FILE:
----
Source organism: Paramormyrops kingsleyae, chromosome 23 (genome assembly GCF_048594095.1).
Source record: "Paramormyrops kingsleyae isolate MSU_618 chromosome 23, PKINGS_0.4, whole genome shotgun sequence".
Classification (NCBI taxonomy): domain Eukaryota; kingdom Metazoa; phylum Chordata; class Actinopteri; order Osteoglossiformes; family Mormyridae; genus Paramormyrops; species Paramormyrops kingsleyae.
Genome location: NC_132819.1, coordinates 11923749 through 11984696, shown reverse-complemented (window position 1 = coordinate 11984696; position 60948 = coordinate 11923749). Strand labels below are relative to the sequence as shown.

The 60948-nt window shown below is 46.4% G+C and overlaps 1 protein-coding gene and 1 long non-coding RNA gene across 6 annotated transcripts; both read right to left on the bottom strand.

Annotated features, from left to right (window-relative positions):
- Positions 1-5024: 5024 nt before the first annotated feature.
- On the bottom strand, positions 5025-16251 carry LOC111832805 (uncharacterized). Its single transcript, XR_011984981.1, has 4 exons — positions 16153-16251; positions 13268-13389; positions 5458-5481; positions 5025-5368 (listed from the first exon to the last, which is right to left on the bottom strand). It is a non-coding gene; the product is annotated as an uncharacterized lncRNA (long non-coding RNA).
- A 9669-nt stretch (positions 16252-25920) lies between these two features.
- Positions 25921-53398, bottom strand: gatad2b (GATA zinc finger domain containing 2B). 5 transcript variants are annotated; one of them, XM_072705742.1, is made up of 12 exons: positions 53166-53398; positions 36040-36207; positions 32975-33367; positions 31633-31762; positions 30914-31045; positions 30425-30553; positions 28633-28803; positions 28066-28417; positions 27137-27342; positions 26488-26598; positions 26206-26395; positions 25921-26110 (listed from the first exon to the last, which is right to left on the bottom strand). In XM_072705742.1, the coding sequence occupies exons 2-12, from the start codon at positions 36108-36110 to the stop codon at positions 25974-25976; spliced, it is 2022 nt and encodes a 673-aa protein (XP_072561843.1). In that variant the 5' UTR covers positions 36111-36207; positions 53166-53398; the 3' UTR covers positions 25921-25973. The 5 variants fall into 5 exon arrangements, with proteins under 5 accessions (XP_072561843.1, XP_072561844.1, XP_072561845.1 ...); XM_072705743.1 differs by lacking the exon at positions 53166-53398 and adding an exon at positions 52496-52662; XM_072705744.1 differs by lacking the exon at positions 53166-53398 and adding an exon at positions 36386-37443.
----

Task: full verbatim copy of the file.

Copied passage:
Source organism: Paramormyrops kingsleyae, chromosome 23 (genome assembly GCF_048594095.1).
Source record: "Paramormyrops kingsleyae isolate MSU_618 chromosome 23, PKINGS_0.4, whole genome shotgun sequence".
Classification (NCBI taxonomy): domain Eukaryota; kingdom Metazoa; phylum Chordata; class Actinopteri; order Osteoglossiformes; family Mormyridae; genus Paramormyrops; species Paramormyrops kingsleyae.
Genome location: NC_132819.1, coordinates 11923749 through 11984696, shown reverse-complemented (window position 1 = coordinate 11984696; position 60948 = coordinate 11923749). Strand labels below are relative to the sequence as shown.

The 60948-nt window shown below is 46.4% G+C and overlaps 1 protein-coding gene and 1 long non-coding RNA gene across 6 annotated transcripts; both read right to left on the bottom strand.

Annotated features, from left to right (window-relative positions):
- Positions 1-5024: 5024 nt before the first annotated feature.
- On the bottom strand, positions 5025-16251 carry LOC111832805 (uncharacterized). Its single transcript, XR_011984981.1, has 4 exons — positions 16153-16251; positions 13268-13389; positions 5458-5481; positions 5025-5368 (listed from the first exon to the last, which is right to left on the bottom strand). It is a non-coding gene; the product is annotated as an uncharacterized lncRNA (long non-coding RNA).
- A 9669-nt stretch (positions 16252-25920) lies between these two features.
- Positions 25921-53398, bottom strand: gatad2b (GATA zinc finger domain containing 2B). 5 transcript variants are annotated; one of them, XM_072705742.1, is made up of 12 exons: positions 53166-53398; positions 36040-36207; positions 32975-33367; positions 31633-31762; positions 30914-31045; positions 30425-30553; positions 28633-28803; positions 28066-28417; positions 27137-27342; positions 26488-26598; positions 26206-26395; positions 25921-26110 (listed from the first exon to the last, which is right to left on the bottom strand). In XM_072705742.1, the coding sequence occupies exons 2-12, from the start codon at positions 36108-36110 to the stop codon at positions 25974-25976; spliced, it is 2022 nt and encodes a 673-aa protein (XP_072561843.1). In that variant the 5' UTR covers positions 36111-36207; positions 53166-53398; the 3' UTR covers positions 25921-25973. The 5 variants fall into 5 exon arrangements, with proteins under 5 accessions (XP_072561843.1, XP_072561844.1, XP_072561845.1 ...); XM_072705743.1 differs by lacking the exon at positions 53166-53398 and adding an exon at positions 52496-52662; XM_072705744.1 differs by lacking the exon at positions 53166-53398 and adding an exon at positions 36386-37443.